Jackie Harrop on recent publications.
Actively Seeking Inclusion: Pupils with Special Needs in Mainstream schools. By Julie Allen. (Falmer Press pound;15.99.) Some may find the academic perspective off-putting, but the case studies explore ethical considerations and challenge some of the assumptions which prejudice inclusive practice. There are interesting observations about hierarchies of special needs, and the variations in responses elicited by highly visible special needs and those elements of difference which provoke discomforted responses in providers. The arguments are helpful in understanding the barriers to inclusive practice in organisations which function on conformity and consistent provision.
Enabling technology for inclusion. Edited by Mike Blamires. (Sage Publications pound;18.99.) This is a curious mix of technical, practical and theoretical concerns about technology as a tool for inclusion. Its use to promote creativity, exposition, enabling and assisting is described with examples of strategies which ardent technophobes would find accessible. The sections on sensory impairment are particularly helpful.
The role of ICT in socialising and independence are both explored and the role in raising self-esteem is undisputed. There is an extensive references section, with lists of suppliers and websites.
Adventures in Disability. By Anne Tynan. (Tynan Publishing pound;12.) This slim volume was written as an introductory handbook for personnel and training officers, and addresses a number of sensitive and rarely articulated issues relating to attitudes and responses to disability which prompt honest reflection on values and principles underlying current practice. It challenges assumptions and provokes reflection.
Approaches to Teaching and Learning: Including Pupils with Learning Difficulties. By Ron Babbage, Richard Byers and Helen Redding. (David Fulton pound;15.) This book takes the blunt but honest stance that the development of segregated education has little to offer, and that good teaching is what characterises successful practice in special or mainstream school. What makes this significant is that it is written by experts from special rather than mainstream school.
In focusing on teaching methods, learning preferences and organisational and contextual factors it redresses more than a decade of theories based on models of child deficits. In describing the conditions necessary to create a learning culture, and defining characteristics of teaching and learning, the opening chapters enable managers to support teachers in developing reflective practice.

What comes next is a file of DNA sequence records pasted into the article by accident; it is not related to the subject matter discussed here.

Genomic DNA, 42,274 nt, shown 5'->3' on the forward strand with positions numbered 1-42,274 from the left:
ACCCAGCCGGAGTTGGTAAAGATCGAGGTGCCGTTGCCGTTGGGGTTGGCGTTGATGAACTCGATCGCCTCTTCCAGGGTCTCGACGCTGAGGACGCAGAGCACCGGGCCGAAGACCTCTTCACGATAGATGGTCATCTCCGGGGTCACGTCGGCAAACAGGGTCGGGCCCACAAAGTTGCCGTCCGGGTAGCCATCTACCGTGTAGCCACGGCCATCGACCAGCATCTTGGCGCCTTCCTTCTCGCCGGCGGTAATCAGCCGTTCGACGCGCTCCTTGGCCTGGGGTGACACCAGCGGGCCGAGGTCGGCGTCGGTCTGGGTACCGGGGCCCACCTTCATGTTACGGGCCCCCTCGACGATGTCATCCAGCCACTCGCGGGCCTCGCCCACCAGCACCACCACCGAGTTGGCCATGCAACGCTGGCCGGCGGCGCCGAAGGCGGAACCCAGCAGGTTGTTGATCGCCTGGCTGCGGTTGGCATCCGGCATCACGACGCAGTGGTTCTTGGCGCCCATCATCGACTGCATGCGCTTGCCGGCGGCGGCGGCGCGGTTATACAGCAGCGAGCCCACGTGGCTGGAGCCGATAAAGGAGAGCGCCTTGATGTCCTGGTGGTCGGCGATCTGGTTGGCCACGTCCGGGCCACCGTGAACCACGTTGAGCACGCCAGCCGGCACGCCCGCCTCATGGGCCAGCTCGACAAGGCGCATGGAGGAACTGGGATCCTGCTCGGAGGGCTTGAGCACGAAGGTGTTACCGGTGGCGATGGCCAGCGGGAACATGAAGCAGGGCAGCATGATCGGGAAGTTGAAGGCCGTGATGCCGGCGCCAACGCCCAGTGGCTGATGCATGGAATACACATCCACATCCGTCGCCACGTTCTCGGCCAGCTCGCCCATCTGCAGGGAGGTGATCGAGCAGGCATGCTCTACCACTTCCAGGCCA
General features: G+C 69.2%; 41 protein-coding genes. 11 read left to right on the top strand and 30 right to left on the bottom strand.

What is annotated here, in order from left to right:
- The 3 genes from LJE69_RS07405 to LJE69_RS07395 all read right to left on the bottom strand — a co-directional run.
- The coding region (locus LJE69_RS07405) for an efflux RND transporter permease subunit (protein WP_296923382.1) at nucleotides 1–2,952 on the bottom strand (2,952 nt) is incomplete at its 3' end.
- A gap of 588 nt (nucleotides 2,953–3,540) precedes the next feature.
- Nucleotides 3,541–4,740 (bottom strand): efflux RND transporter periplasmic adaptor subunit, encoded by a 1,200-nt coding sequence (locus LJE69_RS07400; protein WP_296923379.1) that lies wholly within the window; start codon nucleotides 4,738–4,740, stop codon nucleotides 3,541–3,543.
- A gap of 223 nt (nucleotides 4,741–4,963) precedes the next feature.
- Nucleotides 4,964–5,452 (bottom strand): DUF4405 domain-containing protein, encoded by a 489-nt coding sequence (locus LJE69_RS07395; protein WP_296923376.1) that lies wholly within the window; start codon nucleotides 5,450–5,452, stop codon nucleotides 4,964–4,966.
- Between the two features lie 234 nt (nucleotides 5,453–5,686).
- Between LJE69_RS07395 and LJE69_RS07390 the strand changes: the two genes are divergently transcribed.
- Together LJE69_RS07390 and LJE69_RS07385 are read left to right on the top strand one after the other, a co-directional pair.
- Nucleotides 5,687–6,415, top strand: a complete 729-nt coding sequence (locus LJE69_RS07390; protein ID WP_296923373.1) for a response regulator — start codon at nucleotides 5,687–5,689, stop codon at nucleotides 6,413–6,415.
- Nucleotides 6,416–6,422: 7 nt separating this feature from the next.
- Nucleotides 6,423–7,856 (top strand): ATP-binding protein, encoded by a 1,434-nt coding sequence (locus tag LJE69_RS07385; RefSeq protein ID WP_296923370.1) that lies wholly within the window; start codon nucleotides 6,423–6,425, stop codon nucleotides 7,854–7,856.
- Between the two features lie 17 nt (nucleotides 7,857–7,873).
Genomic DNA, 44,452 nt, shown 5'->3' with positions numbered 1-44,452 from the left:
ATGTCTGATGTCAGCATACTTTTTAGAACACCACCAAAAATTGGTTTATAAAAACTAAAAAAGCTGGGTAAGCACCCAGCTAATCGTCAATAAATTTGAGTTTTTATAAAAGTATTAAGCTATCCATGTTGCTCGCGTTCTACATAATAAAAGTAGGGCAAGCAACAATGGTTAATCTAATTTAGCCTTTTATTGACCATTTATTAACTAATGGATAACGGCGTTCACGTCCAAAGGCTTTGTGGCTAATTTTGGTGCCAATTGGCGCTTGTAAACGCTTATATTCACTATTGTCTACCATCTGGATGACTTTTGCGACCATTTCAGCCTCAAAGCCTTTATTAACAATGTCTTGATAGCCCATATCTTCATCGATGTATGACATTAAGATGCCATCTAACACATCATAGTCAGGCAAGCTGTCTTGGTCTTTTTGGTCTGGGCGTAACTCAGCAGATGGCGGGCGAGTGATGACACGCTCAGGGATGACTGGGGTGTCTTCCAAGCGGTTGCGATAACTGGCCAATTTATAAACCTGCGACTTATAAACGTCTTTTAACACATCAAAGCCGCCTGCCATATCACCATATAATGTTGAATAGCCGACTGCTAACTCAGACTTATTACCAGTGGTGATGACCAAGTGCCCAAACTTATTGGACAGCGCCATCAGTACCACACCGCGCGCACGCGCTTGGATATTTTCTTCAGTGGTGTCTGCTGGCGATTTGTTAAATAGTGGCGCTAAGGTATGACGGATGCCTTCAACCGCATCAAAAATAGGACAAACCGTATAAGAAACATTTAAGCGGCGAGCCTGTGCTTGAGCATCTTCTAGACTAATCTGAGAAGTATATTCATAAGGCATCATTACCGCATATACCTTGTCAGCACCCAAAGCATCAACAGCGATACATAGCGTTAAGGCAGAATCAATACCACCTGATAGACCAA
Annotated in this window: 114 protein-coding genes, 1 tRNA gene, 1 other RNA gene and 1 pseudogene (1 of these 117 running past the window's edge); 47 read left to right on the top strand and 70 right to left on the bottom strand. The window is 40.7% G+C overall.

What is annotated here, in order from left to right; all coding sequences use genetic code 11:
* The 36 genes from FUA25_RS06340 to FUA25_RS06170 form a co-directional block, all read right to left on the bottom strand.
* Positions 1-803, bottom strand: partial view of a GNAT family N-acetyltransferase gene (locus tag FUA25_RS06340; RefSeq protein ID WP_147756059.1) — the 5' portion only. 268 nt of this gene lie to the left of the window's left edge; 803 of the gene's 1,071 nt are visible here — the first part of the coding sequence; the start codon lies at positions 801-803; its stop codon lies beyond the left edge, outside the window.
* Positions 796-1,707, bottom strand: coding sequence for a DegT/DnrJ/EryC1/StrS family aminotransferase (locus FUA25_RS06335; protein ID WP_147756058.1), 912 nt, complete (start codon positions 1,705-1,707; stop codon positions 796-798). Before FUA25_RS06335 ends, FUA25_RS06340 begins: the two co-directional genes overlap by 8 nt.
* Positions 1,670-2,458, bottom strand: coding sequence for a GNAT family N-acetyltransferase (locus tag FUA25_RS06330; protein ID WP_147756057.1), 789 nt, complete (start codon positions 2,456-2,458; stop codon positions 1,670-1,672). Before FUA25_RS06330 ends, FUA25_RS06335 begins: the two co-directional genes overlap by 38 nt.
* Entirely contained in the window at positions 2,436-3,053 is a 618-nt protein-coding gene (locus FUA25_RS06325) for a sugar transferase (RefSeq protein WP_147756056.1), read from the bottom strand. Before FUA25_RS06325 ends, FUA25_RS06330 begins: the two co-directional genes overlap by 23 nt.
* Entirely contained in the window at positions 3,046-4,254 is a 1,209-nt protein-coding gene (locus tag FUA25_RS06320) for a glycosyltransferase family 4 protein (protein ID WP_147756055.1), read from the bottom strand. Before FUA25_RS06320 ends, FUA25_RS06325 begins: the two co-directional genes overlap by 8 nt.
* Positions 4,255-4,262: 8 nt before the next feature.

Learning Disability in Focus: The use of Photography in the care of People with a Learning Disability. By Eve and Neil Jackson. (Jessica Kingsley pound;12.95.) The strategies suggested in these case studies would be particularly helpful to those working with autistic pupils, or with social or communication difficulties, severe learning or emotional difficulties. The techniques described involve using photographs and visual images to support discussion, raise awareness and act as visual prompts or props.
Special Talents, Special Needs Drama for people with learning disabilities. By Ian McCurrach and Barbara Darnley. (Jessica Kingsley pound;15.99.) The book focuses on further education but would be a useful reference for staff working with younger peoplel. The activities aim to develop confidence and a communication and social skills and offer the basis for a 20-session course which could be carried out by non-specialists. It is full of realistic hints and tips ranging from preparation and health and safety matters, to tips on shooting a video on location outdoors.
Using Television and Video to support Learning A handbook for teachers in Special and mainstream schools. Edited by Steven Fawkes et al. (David Fulton pound;15) This book reminds teachers of the potential of this medium and extends the way it is used, particularly to develop communication skills in children with special needs.
The creative use of school or commercially-produced videos needs careful planning but can elicit active participation from pupils with a range of severe and profound learning difficulties. There is a useful section on the way inaccessible environments can be made immediate through these techniques, which may inspire some innovative approaches in rural areas, with excluded pupils, for children educated in hospital tuition services or otherwise.
Jackie Harrop is head of learning support services for the London borough of Harrow.